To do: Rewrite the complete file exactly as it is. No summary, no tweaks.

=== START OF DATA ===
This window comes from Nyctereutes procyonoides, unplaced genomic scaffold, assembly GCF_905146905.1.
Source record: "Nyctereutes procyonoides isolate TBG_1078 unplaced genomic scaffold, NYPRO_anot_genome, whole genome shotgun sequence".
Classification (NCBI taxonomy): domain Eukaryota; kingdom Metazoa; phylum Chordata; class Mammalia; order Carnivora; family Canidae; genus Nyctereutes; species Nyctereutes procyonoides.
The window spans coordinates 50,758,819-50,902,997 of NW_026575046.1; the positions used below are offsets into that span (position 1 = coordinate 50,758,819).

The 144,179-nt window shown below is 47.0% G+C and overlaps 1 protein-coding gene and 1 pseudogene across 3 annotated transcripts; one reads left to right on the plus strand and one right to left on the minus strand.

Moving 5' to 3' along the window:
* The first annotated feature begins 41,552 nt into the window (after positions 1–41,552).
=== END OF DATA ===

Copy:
This window comes from Nyctereutes procyonoides, unplaced genomic scaffold, assembly GCF_905146905.1.
Source record: "Nyctereutes procyonoides isolate TBG_1078 unplaced genomic scaffold, NYPRO_anot_genome, whole genome shotgun sequence".
Classification (NCBI taxonomy): domain Eukaryota; kingdom Metazoa; phylum Chordata; class Mammalia; order Carnivora; family Canidae; genus Nyctereutes; species Nyctereutes procyonoides.
The window spans coordinates 50,758,819-50,902,997 of NW_026575046.1; the positions used below are offsets into that span (position 1 = coordinate 50,758,819).

The 144,179-nt window shown below is 47.0% G+C and overlaps 1 protein-coding gene and 1 pseudogene across 3 annotated transcripts; one reads left to right on the plus strand and one right to left on the minus strand.

Moving 5' to 3' along the window:
* The first annotated feature begins 41,552 nt into the window (after positions 1–41,552).